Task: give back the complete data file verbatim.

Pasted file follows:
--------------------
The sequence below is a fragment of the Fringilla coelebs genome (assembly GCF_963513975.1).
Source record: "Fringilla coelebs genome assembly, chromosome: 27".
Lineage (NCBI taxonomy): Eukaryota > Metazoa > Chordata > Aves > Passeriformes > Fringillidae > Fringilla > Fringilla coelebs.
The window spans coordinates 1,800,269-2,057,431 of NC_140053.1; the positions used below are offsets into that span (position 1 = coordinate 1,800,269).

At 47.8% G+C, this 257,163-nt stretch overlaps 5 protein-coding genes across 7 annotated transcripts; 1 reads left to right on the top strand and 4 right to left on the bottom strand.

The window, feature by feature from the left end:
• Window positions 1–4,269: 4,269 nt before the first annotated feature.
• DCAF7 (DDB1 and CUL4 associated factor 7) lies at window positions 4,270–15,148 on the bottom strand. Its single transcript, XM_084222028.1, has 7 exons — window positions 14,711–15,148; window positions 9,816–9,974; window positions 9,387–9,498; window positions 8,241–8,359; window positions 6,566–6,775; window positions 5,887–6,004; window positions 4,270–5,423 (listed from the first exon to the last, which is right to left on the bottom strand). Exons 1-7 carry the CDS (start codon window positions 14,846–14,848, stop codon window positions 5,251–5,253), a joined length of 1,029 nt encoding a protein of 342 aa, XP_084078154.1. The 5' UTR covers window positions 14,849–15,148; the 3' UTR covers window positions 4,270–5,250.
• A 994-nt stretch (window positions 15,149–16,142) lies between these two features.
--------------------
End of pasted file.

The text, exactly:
The sequence below is a fragment of the Fringilla coelebs genome (assembly GCF_963513975.1).
Source record: "Fringilla coelebs genome assembly, chromosome: 27".
Lineage (NCBI taxonomy): Eukaryota > Metazoa > Chordata > Aves > Passeriformes > Fringillidae > Fringilla > Fringilla coelebs.
The window spans coordinates 1,800,269-2,057,431 of NC_140053.1; the positions used below are offsets into that span (position 1 = coordinate 1,800,269).

At 47.8% G+C, this 257,163-nt stretch overlaps 5 protein-coding genes across 7 annotated transcripts; 1 reads left to right on the top strand and 4 right to left on the bottom strand.

The window, feature by feature from the left end:
• Window positions 1–4,269: 4,269 nt before the first annotated feature.
• DCAF7 (DDB1 and CUL4 associated factor 7) lies at window positions 4,270–15,148 on the bottom strand. Its single transcript, XM_084222028.1, has 7 exons — window positions 14,711–15,148; window positions 9,816–9,974; window positions 9,387–9,498; window positions 8,241–8,359; window positions 6,566–6,775; window positions 5,887–6,004; window positions 4,270–5,423 (listed from the first exon to the last, which is right to left on the bottom strand). Exons 1-7 carry the CDS (start codon window positions 14,846–14,848, stop codon window positions 5,251–5,253), a joined length of 1,029 nt encoding a protein of 342 aa, XP_084078154.1. The 5' UTR covers window positions 14,849–15,148; the 3' UTR covers window positions 4,270–5,250.
• A 994-nt stretch (window positions 15,149–16,142) lies between these two features.